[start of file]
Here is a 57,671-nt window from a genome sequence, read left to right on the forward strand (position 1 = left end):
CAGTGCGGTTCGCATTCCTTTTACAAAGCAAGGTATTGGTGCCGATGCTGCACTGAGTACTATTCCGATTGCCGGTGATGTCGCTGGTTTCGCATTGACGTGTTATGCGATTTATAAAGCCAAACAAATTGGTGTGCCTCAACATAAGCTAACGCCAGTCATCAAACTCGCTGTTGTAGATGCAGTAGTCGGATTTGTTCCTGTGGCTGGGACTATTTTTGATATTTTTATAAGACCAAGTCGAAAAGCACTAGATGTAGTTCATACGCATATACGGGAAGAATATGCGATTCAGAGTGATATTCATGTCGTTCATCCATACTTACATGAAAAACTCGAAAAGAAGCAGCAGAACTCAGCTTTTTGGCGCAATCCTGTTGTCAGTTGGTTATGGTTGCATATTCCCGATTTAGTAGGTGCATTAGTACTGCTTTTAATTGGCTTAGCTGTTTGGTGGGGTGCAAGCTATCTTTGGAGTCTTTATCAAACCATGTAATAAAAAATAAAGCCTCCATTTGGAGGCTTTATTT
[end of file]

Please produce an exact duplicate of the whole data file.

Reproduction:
Here is a 57,671-nt window from a genome sequence, read left to right on the forward strand (position 1 = left end):
CAGTGCGGTTCGCATTCCTTTTACAAAGCAAGGTATTGGTGCCGATGCTGCACTGAGTACTATTCCGATTGCCGGTGATGTCGCTGGTTTCGCATTGACGTGTTATGCGATTTATAAAGCCAAACAAATTGGTGTGCCTCAACATAAGCTAACGCCAGTCATCAAACTCGCTGTTGTAGATGCAGTAGTCGGATTTGTTCCTGTGGCTGGGACTATTTTTGATATTTTTATAAGACCAAGTCGAAAAGCACTAGATGTAGTTCATACGCATATACGGGAAGAATATGCGATTCAGAGTGATATTCATGTCGTTCATCCATACTTACATGAAAAACTCGAAAAGAAGCAGCAGAACTCAGCTTTTTGGCGCAATCCTGTTGTCAGTTGGTTATGGTTGCATATTCCCGATTTAGTAGGTGCATTAGTACTGCTTTTAATTGGCTTAGCTGTTTGGTGGGGTGCAAGCTATCTTTGGAGTCTTTATCAAACCATGTAATAAAAAATAAAGCCTCCATTTGGAGGCTTTATTT